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Tuesday, 3 July, 2001, 10:22 GMT 11:22 UK
Turkish markets fall on IMF rebuff
The Turkish economic outlook has soured after the IMF delayed a crucial loan
The IMF decision has heightened uncertainty in Istanbul
Turkish financial markets fell sharply, after the International Monetary Fund (IMF) postponed a crucial loan.

The Istanbul National-100 stock market index closed its morning session more than 4% lower on Tuesday, and the Turkish lira plunged to all-time lows of about 1.3m to the US dollar.

The IMF announced on Monday that it was postponing a decision to pay out a $1.6bn (1.1bn) loan tranche, part of an $8bn economic rescue package agreed earlier in the year.

The fund cited government foot-dragging on certain key reforms - in particular its failure to close loss-making state banks, and the lack of a thorough shake-up at Turk Telekom, the state telephone monopoly.

The IMF loan may only be postponed for a few days: the fund is due to meet later on Tuesday to discuss progress.

Failure of will

But analysts worry that Turkey's coalition government may lack the political will to push through reform with sufficient determination to please the IMF quickly.

Turkish stocks and bonds are jittery after an IMF loan postponement
Turkish markets have plummeted
Turkey desperately needs outside financial assistance in order to battle the after-effects of a financial crisis, which hit in February this year.

The lira was devalued by 40%, and thousands of Turkish firms have gone out of business since.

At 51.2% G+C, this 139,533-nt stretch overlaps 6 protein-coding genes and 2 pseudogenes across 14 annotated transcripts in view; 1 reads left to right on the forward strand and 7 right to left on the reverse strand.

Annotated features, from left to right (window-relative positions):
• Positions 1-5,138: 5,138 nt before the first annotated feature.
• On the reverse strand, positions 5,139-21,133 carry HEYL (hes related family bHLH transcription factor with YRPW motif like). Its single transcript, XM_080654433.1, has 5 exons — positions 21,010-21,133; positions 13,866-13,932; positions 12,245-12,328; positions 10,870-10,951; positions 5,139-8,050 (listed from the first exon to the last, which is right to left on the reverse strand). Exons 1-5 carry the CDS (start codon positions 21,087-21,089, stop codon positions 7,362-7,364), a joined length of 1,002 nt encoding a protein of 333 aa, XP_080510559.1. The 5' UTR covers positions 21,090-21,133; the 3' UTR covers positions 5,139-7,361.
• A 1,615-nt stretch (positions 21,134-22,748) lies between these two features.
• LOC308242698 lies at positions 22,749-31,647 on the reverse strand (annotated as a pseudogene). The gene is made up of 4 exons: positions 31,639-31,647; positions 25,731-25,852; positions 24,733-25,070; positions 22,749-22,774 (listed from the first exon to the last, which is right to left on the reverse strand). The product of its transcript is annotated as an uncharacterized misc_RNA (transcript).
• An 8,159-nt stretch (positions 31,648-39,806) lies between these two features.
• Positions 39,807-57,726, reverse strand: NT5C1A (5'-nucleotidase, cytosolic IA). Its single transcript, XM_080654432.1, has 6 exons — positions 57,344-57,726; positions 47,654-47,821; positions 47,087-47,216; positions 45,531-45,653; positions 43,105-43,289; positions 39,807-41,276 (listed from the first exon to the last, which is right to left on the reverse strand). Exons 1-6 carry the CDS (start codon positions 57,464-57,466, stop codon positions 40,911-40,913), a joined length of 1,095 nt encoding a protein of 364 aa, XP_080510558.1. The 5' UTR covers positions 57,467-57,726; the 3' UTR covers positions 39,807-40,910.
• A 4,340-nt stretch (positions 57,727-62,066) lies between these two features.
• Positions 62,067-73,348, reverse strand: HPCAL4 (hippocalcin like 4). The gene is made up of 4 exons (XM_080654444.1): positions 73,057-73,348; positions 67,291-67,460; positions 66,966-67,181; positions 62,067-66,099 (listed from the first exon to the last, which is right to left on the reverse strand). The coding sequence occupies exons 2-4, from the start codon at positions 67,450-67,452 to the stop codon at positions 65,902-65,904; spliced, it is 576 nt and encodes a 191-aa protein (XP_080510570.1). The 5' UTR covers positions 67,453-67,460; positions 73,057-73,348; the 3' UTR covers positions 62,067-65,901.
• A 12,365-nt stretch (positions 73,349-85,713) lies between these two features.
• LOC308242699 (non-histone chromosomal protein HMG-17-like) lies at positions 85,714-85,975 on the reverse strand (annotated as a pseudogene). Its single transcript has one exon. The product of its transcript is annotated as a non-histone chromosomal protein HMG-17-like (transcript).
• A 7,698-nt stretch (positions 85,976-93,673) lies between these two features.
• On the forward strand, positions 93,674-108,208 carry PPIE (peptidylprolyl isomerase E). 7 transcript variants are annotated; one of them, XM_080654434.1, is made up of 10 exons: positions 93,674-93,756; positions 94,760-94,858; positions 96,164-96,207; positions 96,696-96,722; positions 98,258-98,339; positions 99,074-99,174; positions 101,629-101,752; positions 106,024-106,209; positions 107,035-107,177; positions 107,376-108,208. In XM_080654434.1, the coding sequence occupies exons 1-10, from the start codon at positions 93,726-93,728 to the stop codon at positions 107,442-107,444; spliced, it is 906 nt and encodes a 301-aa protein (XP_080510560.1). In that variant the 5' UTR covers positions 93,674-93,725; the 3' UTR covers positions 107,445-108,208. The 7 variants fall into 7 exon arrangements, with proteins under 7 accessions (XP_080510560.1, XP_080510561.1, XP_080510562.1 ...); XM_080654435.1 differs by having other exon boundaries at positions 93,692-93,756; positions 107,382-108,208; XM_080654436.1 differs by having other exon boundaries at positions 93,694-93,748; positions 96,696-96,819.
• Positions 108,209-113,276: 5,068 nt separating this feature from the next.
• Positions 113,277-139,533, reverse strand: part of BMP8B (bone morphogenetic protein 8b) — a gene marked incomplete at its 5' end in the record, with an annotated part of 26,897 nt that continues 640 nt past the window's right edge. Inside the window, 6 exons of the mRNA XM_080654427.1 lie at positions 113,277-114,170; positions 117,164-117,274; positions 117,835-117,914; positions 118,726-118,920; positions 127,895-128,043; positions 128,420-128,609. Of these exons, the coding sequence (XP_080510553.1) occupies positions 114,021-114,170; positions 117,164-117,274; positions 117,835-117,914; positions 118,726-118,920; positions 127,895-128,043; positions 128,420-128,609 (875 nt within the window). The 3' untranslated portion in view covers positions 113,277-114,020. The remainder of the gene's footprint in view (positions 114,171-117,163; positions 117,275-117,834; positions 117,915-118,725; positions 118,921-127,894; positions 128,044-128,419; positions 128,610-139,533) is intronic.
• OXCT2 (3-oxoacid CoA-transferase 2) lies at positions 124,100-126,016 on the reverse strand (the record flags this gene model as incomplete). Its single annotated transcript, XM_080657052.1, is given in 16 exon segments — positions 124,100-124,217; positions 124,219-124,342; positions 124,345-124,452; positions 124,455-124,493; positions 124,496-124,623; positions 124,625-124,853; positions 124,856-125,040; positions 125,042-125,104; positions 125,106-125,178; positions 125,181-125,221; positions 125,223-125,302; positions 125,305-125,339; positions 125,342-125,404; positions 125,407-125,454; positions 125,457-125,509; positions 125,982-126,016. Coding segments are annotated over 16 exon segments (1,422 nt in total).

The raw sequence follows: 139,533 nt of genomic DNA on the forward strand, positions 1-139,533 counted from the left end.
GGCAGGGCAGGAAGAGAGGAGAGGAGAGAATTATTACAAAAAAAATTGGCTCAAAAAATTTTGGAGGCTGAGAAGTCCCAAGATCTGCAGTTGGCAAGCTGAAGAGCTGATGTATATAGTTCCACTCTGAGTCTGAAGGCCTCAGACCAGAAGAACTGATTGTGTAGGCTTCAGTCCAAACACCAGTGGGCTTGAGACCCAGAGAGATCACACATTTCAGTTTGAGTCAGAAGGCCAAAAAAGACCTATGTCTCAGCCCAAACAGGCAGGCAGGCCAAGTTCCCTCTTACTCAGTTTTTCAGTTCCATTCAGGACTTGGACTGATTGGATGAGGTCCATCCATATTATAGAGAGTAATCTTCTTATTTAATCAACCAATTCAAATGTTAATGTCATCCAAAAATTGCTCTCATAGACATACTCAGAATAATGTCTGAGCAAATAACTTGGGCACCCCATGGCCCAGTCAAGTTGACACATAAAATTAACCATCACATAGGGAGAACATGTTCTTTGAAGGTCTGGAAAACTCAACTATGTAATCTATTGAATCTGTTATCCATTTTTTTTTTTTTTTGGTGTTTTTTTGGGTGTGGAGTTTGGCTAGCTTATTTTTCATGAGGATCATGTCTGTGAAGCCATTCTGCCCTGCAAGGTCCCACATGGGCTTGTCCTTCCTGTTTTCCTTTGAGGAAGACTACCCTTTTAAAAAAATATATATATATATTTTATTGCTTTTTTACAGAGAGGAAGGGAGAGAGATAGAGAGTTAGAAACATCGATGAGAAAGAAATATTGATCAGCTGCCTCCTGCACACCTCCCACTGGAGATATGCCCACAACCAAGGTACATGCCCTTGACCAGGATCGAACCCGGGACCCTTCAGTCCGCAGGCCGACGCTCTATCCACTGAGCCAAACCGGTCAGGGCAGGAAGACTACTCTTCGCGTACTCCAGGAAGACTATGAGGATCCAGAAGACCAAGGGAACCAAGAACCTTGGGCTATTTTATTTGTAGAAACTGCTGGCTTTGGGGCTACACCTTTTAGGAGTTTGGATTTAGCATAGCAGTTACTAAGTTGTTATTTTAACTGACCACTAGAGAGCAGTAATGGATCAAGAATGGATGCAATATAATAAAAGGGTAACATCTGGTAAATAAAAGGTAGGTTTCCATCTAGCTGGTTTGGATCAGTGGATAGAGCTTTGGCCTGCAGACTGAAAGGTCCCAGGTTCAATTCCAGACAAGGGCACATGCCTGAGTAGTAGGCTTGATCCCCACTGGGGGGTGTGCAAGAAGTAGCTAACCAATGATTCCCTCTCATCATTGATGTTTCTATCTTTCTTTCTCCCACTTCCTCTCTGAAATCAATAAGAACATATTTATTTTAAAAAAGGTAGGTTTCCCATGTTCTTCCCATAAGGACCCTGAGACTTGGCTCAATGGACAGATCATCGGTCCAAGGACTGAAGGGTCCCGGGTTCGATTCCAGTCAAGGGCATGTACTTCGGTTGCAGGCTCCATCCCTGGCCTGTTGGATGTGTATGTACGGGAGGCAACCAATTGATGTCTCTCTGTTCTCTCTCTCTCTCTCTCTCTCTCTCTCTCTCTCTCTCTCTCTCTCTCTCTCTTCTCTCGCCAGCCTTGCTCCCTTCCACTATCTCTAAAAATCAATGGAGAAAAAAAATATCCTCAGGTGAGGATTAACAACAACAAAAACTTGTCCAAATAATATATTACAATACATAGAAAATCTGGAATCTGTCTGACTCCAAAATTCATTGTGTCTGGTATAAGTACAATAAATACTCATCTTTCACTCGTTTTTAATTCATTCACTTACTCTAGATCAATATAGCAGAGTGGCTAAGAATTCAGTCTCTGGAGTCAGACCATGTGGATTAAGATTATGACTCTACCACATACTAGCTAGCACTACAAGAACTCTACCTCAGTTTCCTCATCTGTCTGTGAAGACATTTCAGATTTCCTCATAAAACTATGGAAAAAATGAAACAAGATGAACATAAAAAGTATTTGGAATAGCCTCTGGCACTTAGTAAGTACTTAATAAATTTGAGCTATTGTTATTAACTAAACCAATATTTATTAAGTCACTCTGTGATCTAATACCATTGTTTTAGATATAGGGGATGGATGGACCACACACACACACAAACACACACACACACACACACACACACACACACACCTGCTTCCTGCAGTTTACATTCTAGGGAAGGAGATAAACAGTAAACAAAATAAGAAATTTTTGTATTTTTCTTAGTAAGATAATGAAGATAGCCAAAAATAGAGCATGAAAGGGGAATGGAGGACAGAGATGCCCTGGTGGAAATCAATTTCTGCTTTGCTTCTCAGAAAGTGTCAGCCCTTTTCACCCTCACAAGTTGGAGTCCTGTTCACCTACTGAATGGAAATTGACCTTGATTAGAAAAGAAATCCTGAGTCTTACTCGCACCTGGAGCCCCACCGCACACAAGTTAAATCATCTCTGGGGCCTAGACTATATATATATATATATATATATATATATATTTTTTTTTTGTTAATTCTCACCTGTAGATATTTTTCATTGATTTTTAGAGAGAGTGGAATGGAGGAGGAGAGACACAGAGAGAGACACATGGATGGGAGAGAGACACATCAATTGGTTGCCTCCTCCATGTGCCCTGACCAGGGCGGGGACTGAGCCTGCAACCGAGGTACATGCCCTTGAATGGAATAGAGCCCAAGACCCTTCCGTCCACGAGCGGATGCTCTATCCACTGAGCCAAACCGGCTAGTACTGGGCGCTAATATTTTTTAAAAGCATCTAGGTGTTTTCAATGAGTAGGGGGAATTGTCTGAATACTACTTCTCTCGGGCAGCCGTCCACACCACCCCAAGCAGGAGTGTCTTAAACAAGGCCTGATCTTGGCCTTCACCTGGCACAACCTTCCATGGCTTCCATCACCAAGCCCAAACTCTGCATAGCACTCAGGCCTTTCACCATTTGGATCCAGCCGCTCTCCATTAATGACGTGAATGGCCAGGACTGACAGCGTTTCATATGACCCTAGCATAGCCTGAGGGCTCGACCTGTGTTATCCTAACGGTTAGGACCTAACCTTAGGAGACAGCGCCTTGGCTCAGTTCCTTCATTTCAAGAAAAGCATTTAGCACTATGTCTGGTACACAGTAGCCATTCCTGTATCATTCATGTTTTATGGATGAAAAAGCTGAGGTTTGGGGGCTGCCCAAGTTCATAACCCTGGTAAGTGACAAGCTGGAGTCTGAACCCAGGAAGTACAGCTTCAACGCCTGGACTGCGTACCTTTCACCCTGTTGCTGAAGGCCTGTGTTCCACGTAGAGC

The government recently announced that gross national product dropped by 4.2% in the first quarter.

Brave faces

Turkish politicians and business leaders have reacted calmly to the IMF announcement.

Prime minister Bulent Ecevit said he was not surprised, and that the IMF was merely being "excessively meticulous".

Mesut Yilmaz, the deputy prime minister, said he expected the matter to be resolved by the end of the week.

And TUSIAD, the Turkish industrialists' association, said the postponement was understandable.

"The government must implement the programme it prepared in a determined manner and it should do it on time," TUSIAD said in a statement.

The Turkish government has gone some way towards meeting the stringent targets laid down by the IMF as a condition of the rescue package.

Last week, the government appointed a new board to Turk Telekom.

And minutes after the IMF announcement, the government said it was closing down Emlak Bank, a loss-making state bank.

Political problems

But there are doubts about the commitment of the Nationalist Action Party (MHP), a key member of the governing coalition.

The MHP, whose policies incline towards protection of domestic business interests, has opposed some of the free-market reforms demanded by the IMF.

"The MHP haven't even noticed that the money the IMF is offering is of vital importance for Turkey," said Burak Akbulut, head of capital markets at Bayindir Securities.

Coalition members are due to discuss their differences at a leaders' summit later on Tuesday.

The IMF postponement comes at a time of heightened political tension in Turkey.

Last week, the country's highest court banned Virtue, a popular Islamic political party, for activities counter to Turkey's secular constitution.

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See also:

02 Jul 01 | Business
IMF puts off key Turkish loan
11 Jun 01 | Europe
Turkish opposition faces ban
16 May 01 | Europe
Turkey gains $8bn loan
06 Jun 01 | Country profiles
Country profile: Turkey
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